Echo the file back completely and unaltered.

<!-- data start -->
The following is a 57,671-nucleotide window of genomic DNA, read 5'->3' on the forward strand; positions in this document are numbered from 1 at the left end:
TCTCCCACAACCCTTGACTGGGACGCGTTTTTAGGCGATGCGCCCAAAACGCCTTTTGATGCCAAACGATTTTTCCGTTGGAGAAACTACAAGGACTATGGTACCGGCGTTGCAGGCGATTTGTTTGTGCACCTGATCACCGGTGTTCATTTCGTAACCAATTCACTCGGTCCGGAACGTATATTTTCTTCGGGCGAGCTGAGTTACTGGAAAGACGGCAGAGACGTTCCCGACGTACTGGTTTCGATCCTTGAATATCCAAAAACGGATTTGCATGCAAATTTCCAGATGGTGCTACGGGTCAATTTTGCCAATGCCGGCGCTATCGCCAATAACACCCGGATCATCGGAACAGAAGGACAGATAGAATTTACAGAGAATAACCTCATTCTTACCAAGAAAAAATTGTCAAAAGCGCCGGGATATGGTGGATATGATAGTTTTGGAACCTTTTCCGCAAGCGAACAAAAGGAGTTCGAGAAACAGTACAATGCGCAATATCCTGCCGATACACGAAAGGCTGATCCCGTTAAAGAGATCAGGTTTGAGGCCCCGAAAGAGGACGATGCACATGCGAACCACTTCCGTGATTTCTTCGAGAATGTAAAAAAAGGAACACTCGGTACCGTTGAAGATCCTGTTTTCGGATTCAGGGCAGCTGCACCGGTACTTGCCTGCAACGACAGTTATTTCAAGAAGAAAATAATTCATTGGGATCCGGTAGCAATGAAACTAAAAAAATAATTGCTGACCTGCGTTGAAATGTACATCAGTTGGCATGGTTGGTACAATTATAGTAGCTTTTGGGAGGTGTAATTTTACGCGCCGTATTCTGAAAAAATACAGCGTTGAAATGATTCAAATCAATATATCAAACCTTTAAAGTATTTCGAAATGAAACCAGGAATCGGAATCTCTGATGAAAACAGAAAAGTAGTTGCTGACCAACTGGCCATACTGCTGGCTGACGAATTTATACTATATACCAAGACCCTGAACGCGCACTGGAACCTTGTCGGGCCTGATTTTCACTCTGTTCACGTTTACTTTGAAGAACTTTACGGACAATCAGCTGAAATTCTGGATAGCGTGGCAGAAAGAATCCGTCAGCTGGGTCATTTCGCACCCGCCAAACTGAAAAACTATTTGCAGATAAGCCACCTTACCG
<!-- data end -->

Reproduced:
The following is a 57,671-nucleotide window of genomic DNA, read 5'->3' on the forward strand; positions in this document are numbered from 1 at the left end:
TCTCCCACAACCCTTGACTGGGACGCGTTTTTAGGCGATGCGCCCAAAACGCCTTTTGATGCCAAACGATTTTTCCGTTGGAGAAACTACAAGGACTATGGTACCGGCGTTGCAGGCGATTTGTTTGTGCACCTGATCACCGGTGTTCATTTCGTAACCAATTCACTCGGTCCGGAACGTATATTTTCTTCGGGCGAGCTGAGTTACTGGAAAGACGGCAGAGACGTTCCCGACGTACTGGTTTCGATCCTTGAATATCCAAAAACGGATTTGCATGCAAATTTCCAGATGGTGCTACGGGTCAATTTTGCCAATGCCGGCGCTATCGCCAATAACACCCGGATCATCGGAACAGAAGGACAGATAGAATTTACAGAGAATAACCTCATTCTTACCAAGAAAAAATTGTCAAAAGCGCCGGGATATGGTGGATATGATAGTTTTGGAACCTTTTCCGCAAGCGAACAAAAGGAGTTCGAGAAACAGTACAATGCGCAATATCCTGCCGATACACGAAAGGCTGATCCCGTTAAAGAGATCAGGTTTGAGGCCCCGAAAGAGGACGATGCACATGCGAACCACTTCCGTGATTTCTTCGAGAATGTAAAAAAAGGAACACTCGGTACCGTTGAAGATCCTGTTTTCGGATTCAGGGCAGCTGCACCGGTACTTGCCTGCAACGACAGTTATTTCAAGAAGAAAATAATTCATTGGGATCCGGTAGCAATGAAACTAAAAAAATAATTGCTGACCTGCGTTGAAATGTACATCAGTTGGCATGGTTGGTACAATTATAGTAGCTTTTGGGAGGTGTAATTTTACGCGCCGTATTCTGAAAAAATACAGCGTTGAAATGATTCAAATCAATATATCAAACCTTTAAAGTATTTCGAAATGAAACCAGGAATCGGAATCTCTGATGAAAACAGAAAAGTAGTTGCTGACCAACTGGCCATACTGCTGGCTGACGAATTTATACTATATACCAAGACCCTGAACGCGCACTGGAACCTTGTCGGGCCTGATTTTCACTCTGTTCACGTTTACTTTGAAGAACTTTACGGACAATCAGCTGAAATTCTGGATAGCGTGGCAGAAAGAATCCGTCAGCTGGGTCATTTCGCACCCGCCAAACTGAAAAACTATTTGCAGATAAGCCACCTTACCG